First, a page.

The golden era of robotics adoption: 3 key trends of the industry in the UAE (

Robosculptor is a System for Aesthetic Body Contouring

In October 2022, the Dubai Museum of the Future hired a new employee.

She meets visitors, answers their questions, talks about herself, makes jokes, and acts surprised, happy, and angry. All this makes her look human, except she’s a robot with artificial intelligence. Such robots are common in the UAE because the country seriously considers creating a full-scale robotics ecosystem. It’s already succeeding in some areas: for example, the UAE medical robotics market is expected to reach $182 million by 2025, growing by more than 14 per cent annually on average from 2020 to 2025. Today, Denis Ledenkoff, CEO and founder of Robosculptor, shares insights into three key trends shaping the robotics industry in the UAE.

Collaborative robots are becoming widespread in many sectors

“UAE companies across all industries are betting on robotics and automation, allocating hundreds of millions of dollars to introduce new technologies to increase productivity and efficiency. Robots are always on hand – speeding up passenger check-in at airports, delivering food to restaurants, pointing out directions in shopping malls, welcoming guests at conferences, and even monitoring safety in the streets to help police officers”. – says Ledenkoff.

Highly skilled and sophisticated robots help companies serve customers better and faster and reduce their dependence on human error. As the UAE strives to lead the way in artificial intelligence, machine learning, and robotics, robots increasingly perform professional tasks in various sectors of the country’s economy.

Robotic solutions are especially relevant to industries that lack skilled workers. These include, for example, healthcare, where the global shortage of personnel has only intensified since the pandemic. Surgeons in the UAE are already increasingly turning to robotic surgery to perform complex procedures with greater precision and efficiency. In May 2022, for example, Dubai Hospital launched the Da Vinci Xi surgical robot for minimally invasive surgery. Another possible way of using robots in healthcare is in massage therapy. This is especially relevant given the global shortage of massage specialists, many of whom left the profession during the pandemic.

“Based on my experience in the sector, I believe robotic masseurs can assist real people and accommodate clients who are uncomfortable with someone else’s touch or unwilling to wait for their turn to see a human specialis,” indicates Ledenkoff.

Here are a few more examples that clearly illustrate the trend. In cleaning, robots can provide a more economical use of resources at a high level of quality and safety. For instance, Emrill, an integrated facilities management company, recently partnered with Dubai Festival City Mall to launch the first eco-friendly retail cleaning robot. The LeoMop never gets tired and can work up to 20 hours daily. Thanks to a lithium battery, it takes only two hours to charge. The robot also reduces water consumption from 40 litres to 600 millilitres per hour. These two features make it both energy- and water-efficient.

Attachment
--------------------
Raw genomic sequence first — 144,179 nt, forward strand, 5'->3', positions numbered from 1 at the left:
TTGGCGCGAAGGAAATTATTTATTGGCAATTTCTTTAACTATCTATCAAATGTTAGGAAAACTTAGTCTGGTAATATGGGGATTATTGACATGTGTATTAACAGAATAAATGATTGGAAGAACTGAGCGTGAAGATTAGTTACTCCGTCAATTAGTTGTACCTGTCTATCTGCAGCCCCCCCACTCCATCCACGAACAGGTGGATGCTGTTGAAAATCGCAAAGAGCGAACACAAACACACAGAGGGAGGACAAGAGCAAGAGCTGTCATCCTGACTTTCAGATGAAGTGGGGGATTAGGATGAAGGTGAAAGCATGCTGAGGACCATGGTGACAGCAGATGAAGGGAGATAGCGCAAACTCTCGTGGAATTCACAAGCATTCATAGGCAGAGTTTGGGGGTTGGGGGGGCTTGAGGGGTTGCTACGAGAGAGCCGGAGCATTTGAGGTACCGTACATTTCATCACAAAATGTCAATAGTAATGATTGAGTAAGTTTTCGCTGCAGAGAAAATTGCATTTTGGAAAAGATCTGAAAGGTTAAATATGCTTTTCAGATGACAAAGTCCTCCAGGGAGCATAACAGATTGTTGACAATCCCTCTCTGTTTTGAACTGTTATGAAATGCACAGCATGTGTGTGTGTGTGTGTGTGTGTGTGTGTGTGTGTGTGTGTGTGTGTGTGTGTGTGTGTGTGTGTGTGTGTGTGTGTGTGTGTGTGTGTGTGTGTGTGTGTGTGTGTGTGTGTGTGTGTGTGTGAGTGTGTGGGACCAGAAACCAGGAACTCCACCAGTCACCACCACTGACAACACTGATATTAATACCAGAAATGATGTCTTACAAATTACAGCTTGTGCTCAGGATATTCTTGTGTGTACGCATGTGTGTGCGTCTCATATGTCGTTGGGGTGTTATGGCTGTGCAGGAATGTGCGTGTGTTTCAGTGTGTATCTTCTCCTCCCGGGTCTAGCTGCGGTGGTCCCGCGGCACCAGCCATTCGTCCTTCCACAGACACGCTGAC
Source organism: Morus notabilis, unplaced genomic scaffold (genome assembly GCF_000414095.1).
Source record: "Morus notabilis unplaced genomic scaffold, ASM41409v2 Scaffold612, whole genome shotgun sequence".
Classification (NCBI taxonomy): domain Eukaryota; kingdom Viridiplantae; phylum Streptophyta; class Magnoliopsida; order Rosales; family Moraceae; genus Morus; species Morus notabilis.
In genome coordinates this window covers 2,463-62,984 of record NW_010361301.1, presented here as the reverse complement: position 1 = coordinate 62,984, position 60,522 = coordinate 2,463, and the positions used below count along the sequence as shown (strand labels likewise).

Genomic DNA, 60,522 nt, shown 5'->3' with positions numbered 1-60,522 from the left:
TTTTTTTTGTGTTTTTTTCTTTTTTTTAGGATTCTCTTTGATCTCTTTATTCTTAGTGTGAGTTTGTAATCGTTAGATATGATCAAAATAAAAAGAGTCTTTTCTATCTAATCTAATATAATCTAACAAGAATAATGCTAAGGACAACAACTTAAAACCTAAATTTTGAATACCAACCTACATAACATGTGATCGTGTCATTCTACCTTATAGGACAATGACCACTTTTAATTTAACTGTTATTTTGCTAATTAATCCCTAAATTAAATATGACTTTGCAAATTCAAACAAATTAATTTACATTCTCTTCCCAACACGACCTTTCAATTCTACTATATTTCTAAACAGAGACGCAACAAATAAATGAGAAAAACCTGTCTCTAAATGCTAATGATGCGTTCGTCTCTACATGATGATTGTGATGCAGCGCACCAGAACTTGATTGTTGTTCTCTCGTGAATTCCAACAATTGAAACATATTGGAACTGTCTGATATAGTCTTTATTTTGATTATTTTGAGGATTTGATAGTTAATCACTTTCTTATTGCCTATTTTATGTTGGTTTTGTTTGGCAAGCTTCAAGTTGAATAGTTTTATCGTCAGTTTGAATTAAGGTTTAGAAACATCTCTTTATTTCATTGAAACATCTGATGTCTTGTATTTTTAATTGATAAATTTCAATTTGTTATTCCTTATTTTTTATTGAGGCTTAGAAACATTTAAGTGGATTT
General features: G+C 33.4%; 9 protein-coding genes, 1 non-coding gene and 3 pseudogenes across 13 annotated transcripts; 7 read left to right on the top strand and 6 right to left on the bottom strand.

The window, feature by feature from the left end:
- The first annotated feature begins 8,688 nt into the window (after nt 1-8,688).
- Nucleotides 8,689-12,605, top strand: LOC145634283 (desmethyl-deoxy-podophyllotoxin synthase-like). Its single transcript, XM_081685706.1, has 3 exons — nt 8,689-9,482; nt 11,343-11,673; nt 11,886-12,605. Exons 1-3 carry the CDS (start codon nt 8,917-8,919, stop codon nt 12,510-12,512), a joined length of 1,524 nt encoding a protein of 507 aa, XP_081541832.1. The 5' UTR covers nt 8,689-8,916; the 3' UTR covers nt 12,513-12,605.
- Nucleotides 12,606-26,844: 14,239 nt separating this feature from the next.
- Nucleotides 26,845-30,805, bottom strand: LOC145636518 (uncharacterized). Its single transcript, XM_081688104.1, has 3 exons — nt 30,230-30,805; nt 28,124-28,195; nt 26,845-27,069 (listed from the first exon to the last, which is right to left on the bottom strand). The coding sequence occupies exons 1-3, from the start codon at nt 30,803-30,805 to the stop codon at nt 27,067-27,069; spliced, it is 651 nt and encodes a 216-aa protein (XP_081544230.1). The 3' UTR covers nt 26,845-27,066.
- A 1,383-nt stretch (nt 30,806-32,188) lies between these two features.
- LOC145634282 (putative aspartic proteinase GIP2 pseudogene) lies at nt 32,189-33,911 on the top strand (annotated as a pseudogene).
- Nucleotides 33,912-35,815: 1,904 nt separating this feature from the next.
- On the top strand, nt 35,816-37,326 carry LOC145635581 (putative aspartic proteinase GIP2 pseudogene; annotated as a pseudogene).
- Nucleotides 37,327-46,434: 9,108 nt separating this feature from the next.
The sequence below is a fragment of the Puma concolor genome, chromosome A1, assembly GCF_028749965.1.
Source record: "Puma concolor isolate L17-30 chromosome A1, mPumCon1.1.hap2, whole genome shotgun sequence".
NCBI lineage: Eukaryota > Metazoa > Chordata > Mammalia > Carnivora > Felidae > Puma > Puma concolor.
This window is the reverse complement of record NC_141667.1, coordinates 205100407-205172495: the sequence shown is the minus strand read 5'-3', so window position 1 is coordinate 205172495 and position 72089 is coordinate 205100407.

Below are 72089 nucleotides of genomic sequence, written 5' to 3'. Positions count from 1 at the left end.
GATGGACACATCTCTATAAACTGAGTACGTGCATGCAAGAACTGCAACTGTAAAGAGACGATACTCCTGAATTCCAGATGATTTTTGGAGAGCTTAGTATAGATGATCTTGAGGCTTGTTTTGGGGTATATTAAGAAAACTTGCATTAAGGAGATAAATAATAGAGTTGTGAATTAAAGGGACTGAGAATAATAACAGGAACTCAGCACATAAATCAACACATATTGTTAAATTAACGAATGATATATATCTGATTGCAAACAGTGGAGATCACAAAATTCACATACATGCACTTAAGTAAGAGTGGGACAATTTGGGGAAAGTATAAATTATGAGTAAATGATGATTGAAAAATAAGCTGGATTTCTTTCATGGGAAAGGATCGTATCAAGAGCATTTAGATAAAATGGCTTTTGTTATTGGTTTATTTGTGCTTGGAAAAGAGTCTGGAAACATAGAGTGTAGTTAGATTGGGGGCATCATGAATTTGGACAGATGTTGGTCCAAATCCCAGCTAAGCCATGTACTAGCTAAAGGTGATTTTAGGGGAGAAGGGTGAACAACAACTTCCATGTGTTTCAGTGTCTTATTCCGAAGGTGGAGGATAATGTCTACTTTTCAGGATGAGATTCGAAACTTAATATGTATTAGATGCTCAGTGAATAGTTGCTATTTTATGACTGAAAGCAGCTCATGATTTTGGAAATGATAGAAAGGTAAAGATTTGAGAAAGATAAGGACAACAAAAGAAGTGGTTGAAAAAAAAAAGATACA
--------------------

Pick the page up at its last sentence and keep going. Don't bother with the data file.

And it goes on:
In logistics, robots can solve the last-mile problem. There are already examples in the UAE market, too: in partnership with the Dubai Integrated Economic Zone Authority and Talabat UAE, the Roads and Transportation Authority is testing autonomous food delivery robots, also known as Talabots, in the Dubai Silicon Oasis. They move within a three km radius of the launch point in the Cedre Mall and provide a fast 15-minute delivery. In the future, the use of autonomous robots is expected to optimise fleet operations and consequently reduce carbon dioxide emissions, revolutionising the sustainable last-mile delivery market in the UAE.

AI is making robots more intelligent, easier to use, and more helpful

Many people mistakenly believe that robots and artificial intelligence are interchangeable, but this is untrue. Robots are devices designed to automatically perform one or more simple or complex tasks with maximum speed and accuracy. At the same time, AI is a software component that adds certain human-like behaviours to a robot: the ability to learn, analyse, plan, solve problems, and consider the environment.

AI can be called the brain of a robot. Its rapid development in recent years has made robots much more intelligent, allowing them to perform increasingly complex tasks, including those requiring full autonomy. Not surprisingly, the market for robotics with artificial intelligence was estimated at $4.1 billion in 2020 and is projected to reach $28.5 billion by 2028, growing at an impressive CAGR of 27.2 per cent. At the same time, further simplification of the software and controllers used to program robots will help reduce barriers to technology adoption by eliminating the need for specialised knowledge.

So, what exactly are intelligent robots capable of? AI robots are equipped with various sensors (including vision, vibration and proximity ones, accelerometers, and others) that provide them with data they can analyse and use in real-time. Machine learning as part of AI allows them to use this data and contextual information to learn and perform tasks more efficiently. And natural language processing technologies enable robots to answer questions posed by humans, taking into account the latter’s mood. NLP allows AI robots in retail, healthcare, and hospitality industries to interact directly with customers and serve as virtual assistants.